Photo Credit: Possessed Photography
It’s becoming easier than ever to predict the future.
Artificial Intelligence (AI) refers to a computer’s ability to simulate human intelligence to accomplish tasks that could previously only have been taken on by human beings. Over the last couple of decades, AI has become a critical part of establishing insight-driven business practices and a key driver in new product and service innovation. As the world becomes more dependent on technology to better understand and cater to the people that inhabit it, machine learning and predictive analytics are helping businesses personalize solutions for their customers at a speed that was previously just not possible.
According to Forbes, 95% of business leaders who indicated they were comfortable using big data to solve business problems also use AI technology to help guide the development of those solutions. When properly leveraged, AI can provide a variety of solutions that can scale and improve over time, creating substantial benefits for businesses, customers and employees.
Vladisav Jelisavcic, a member of Horn and Mane’s Global Thought Leadership Board and founder of Zmaitech, a Belgrade-based firm that specializes in Artificial Intelligence, explains how AI works. “Until recently, some jobs were reserved solely for human beings. Because making rational decisions requires identifying patterns and rules. At least on a subconscious level,” he says. His examples? “Stop driving when a pedestrian is crossing the street; recommend a book based on someone’s taste; design a product or service to address a specific gap.”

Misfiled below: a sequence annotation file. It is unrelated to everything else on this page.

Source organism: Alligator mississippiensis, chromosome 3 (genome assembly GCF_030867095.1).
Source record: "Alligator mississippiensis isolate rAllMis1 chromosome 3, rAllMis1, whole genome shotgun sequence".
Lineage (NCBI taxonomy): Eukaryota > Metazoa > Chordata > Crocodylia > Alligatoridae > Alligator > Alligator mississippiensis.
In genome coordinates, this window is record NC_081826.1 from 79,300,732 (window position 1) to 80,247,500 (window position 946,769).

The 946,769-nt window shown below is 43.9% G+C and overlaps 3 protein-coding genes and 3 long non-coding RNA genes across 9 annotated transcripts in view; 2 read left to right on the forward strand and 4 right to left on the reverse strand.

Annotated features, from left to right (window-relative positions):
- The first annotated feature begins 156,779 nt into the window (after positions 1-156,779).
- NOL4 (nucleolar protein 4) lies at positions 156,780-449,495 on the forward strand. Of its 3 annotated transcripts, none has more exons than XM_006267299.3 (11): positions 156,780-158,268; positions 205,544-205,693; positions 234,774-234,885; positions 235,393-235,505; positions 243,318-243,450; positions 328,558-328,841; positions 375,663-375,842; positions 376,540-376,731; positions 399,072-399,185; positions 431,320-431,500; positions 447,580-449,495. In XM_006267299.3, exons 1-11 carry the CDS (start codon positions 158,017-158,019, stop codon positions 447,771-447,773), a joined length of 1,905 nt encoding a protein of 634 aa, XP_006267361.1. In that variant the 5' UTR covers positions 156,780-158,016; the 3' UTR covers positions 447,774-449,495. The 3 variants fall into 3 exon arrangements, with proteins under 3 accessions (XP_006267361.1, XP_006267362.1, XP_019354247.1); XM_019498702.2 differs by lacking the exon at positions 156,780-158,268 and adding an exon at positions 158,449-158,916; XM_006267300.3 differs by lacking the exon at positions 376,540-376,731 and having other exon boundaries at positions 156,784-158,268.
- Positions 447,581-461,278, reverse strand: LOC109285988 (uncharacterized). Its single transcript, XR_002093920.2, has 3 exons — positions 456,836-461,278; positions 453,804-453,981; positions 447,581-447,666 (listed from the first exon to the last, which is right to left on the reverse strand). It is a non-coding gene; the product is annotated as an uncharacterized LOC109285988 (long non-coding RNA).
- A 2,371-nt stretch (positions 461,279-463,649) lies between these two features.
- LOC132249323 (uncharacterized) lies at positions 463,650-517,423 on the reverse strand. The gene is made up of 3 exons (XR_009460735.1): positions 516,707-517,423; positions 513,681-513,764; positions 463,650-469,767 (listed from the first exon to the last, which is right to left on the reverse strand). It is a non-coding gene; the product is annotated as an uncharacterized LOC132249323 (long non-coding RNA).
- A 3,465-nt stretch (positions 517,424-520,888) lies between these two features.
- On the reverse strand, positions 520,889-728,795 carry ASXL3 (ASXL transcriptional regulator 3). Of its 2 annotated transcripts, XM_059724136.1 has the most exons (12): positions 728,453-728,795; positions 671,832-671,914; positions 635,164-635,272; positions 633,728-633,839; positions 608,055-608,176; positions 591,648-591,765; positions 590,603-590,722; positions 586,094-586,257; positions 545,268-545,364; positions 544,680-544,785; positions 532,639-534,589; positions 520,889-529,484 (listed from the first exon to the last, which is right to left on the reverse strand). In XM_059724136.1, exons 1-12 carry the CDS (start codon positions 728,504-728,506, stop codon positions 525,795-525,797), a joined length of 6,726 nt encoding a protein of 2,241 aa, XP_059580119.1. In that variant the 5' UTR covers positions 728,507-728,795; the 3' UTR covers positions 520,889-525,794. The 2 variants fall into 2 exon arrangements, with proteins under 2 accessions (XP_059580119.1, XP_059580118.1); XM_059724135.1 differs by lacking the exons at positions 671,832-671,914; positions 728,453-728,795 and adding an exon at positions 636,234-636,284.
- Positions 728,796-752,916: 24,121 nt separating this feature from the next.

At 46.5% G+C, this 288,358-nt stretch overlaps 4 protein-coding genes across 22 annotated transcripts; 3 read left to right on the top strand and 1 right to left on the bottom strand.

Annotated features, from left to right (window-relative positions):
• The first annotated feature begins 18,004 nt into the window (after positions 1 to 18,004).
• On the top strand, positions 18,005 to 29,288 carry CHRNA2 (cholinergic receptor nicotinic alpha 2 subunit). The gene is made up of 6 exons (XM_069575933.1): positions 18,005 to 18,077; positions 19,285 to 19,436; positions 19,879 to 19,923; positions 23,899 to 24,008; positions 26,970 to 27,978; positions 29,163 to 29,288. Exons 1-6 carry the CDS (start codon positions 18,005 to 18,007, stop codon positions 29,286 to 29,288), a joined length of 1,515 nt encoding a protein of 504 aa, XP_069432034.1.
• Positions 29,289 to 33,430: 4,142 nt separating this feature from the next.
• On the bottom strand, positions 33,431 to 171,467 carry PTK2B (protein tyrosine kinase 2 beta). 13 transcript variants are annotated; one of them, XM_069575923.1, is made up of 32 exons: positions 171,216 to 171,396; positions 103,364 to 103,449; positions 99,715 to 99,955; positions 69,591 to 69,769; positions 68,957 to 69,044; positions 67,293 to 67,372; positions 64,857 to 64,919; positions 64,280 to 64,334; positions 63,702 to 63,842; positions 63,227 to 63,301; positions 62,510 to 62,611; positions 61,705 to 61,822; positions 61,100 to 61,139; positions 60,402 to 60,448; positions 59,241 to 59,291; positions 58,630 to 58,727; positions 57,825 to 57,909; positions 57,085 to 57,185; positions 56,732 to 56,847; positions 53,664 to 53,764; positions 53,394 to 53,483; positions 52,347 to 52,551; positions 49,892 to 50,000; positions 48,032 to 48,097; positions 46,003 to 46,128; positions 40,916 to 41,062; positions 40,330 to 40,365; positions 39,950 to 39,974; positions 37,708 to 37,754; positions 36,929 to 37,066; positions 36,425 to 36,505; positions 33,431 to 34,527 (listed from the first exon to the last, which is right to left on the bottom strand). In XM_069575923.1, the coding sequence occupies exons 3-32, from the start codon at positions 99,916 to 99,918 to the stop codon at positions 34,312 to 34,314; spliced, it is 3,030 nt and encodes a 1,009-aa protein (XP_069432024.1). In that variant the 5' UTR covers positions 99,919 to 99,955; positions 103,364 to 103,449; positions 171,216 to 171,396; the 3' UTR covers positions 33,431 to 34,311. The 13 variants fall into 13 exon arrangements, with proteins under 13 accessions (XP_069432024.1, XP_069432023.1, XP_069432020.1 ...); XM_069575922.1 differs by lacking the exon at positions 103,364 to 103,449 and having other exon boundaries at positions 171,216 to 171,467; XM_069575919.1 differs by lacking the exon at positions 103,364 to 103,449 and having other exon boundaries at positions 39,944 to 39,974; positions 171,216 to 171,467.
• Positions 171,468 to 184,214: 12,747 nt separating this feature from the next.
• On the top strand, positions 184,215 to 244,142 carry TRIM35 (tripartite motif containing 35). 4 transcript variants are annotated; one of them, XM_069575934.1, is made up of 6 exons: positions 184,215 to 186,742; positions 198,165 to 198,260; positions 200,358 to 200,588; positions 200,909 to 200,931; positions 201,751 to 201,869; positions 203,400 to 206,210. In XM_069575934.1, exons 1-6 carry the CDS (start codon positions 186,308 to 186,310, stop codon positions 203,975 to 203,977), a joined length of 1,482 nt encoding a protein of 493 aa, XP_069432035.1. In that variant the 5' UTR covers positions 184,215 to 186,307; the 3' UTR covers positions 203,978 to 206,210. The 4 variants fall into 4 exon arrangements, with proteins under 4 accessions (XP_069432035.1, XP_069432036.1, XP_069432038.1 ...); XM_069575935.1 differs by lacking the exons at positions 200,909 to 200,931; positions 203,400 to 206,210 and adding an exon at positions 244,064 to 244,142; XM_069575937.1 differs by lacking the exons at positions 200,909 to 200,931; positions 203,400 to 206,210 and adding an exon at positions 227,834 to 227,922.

Jelisavcic adds, “Some of those rules come naturally to us – like keeping our balance while walking or understanding speech or reading; others require years of experience like driving, using complex machinery or analyzing financial markets.”
Today, AI makes it possible to find patterns and understand rules like a human can. This is the “learning” component of artificial intelligence: given enough data, an algorithm is now capable of achieving, and sometimes even surpassing, human expertise. Even more interesting, is that we can teach an AI vessel the same way we teach children – through examples. And repetition in behaviour can eventually drive predictive analytics that can accurately forecast future behaviours.
Recently, it’s also been noted that artificial intelligence is capable of exhibiting a high level of creativity. Exposure to vast amounts of data has enabled it to generate models that are now capable of identifying and understanding abstract notions (e.g., objects in images, tones in text, etc.), and then enabling it to develop meaningful data sets in return (i.e., new images, responsive phrases, etc.) that can come across as very human.